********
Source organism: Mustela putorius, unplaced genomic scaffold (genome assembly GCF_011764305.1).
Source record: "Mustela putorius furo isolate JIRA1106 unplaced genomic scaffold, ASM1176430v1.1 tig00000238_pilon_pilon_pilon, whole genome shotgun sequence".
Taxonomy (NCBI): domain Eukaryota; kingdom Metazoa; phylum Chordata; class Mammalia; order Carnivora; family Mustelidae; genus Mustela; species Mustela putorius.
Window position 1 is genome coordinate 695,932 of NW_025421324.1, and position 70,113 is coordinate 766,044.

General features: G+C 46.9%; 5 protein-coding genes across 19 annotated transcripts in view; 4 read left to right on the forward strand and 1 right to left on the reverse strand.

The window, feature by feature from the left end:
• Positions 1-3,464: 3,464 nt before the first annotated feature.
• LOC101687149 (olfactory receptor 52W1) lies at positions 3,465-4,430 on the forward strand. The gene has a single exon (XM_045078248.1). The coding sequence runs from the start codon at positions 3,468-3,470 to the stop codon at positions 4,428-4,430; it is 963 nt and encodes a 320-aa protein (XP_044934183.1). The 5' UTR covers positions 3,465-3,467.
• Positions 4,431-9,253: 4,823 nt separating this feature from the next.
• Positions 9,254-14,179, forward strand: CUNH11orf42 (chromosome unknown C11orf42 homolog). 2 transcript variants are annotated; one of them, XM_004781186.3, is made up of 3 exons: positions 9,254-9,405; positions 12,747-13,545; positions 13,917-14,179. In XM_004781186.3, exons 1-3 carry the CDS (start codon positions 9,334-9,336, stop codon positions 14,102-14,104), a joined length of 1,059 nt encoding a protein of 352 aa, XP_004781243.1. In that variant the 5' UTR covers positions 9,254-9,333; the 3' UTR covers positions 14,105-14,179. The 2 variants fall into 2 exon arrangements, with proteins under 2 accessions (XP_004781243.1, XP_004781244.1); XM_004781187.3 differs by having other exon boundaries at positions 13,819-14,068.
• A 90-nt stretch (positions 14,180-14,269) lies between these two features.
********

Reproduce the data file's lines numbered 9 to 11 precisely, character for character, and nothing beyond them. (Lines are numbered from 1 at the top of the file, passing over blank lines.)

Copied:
• Positions 4,431-9,253: 4,823 nt separating this feature from the next.
• Positions 9,254-14,179, forward strand: CUNH11orf42 (chromosome unknown C11orf42 homolog). 2 transcript variants are annotated; one of them, XM_004781186.3, is made up of 3 exons: positions 9,254-9,405; positions 12,747-13,545; positions 13,917-14,179. In XM_004781186.3, exons 1-3 carry the CDS (start codon positions 9,334-9,336, stop codon positions 14,102-14,104), a joined length of 1,059 nt encoding a protein of 352 aa, XP_004781243.1. In that variant the 5' UTR covers positions 9,254-9,333; the 3' UTR covers positions 14,105-14,179. The 2 variants fall into 2 exon arrangements, with proteins under 2 accessions (XP_004781243.1, XP_004781244.1); XM_004781187.3 differs by having other exon boundaries at positions 13,819-14,068.
• A 90-nt stretch (positions 14,180-14,269) lies between these two features.